The first speaker after the morning tea break at Digital Directions 2011 was Tim Wu (@superwuster), an author and professor at Columbia Law School. Wu is credited with creating the term ‘net neutrality’ who was interviewed live on stage by Fairfax’s online editor in chief Mike van Niekirk.
He talked about how large incumbent firms often have mixed feeling about innovation, and that it is the ultimate threat to any dominant company. In the case of the invention of the telephone, the telegraph company immediately tried to take it over and run it out of business.
“The telegraph company could see the writing on the wall,” Wu said. “Their vision was to control the telephone, and their vision was that the telephone would be an accessory to the telegraph. The idea was to create technology in a way that did not threaten it.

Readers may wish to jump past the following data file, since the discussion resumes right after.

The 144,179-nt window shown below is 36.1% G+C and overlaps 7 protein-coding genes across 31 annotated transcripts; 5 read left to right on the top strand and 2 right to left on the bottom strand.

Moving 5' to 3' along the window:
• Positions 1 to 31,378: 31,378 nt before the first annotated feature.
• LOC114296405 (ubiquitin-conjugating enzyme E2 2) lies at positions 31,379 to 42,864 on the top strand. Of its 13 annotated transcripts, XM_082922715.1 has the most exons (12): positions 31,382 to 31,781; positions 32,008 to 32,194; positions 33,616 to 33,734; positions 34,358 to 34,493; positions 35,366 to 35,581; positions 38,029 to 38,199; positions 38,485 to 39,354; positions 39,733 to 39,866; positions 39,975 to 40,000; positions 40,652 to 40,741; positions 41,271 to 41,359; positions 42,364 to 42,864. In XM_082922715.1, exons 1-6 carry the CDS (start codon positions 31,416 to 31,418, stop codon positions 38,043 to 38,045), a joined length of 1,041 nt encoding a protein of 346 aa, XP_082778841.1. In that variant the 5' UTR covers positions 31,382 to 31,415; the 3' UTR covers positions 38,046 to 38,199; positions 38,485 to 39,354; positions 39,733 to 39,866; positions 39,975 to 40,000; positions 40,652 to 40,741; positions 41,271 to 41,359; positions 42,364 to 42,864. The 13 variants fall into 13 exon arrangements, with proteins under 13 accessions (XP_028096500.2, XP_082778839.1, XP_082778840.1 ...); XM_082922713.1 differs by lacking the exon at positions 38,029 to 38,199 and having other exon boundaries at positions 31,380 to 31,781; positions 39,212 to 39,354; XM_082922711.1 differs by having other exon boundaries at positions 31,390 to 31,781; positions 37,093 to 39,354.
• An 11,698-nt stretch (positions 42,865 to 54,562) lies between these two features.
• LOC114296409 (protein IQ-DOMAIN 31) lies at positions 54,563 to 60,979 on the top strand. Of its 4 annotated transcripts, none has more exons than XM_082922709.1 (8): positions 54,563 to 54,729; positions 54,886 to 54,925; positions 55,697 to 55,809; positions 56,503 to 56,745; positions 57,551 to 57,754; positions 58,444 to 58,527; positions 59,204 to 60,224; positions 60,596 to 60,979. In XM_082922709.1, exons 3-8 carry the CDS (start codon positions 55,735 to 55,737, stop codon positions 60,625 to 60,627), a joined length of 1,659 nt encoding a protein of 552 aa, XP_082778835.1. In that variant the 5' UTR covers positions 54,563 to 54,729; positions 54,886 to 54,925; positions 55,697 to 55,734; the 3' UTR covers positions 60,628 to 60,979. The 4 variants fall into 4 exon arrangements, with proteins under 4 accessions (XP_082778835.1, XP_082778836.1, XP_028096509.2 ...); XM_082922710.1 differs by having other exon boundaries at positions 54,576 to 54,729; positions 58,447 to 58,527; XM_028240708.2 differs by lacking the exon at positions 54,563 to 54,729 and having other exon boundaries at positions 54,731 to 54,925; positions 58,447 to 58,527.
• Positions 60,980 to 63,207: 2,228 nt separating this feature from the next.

“You can see that today. Let’s say there’s a technology that threatens the centrality of search. Google might want to do something about that.”
He discussed whether the Internet would suffer the same fate of contraction into power bases that has been shown in other media forms. Looking at Apple and Google shows the possibilities. While Apple is very closed, in the history of communications those companies have dominated. Google is a more open company that does not own the networks it operates on.
“the question is whether these companies are the future,” Wu said, posing the question of whether the Internet will look like Hollywood, where four companies dominate and everyone else tries to work them, or are the conditions of competition fundamentally different?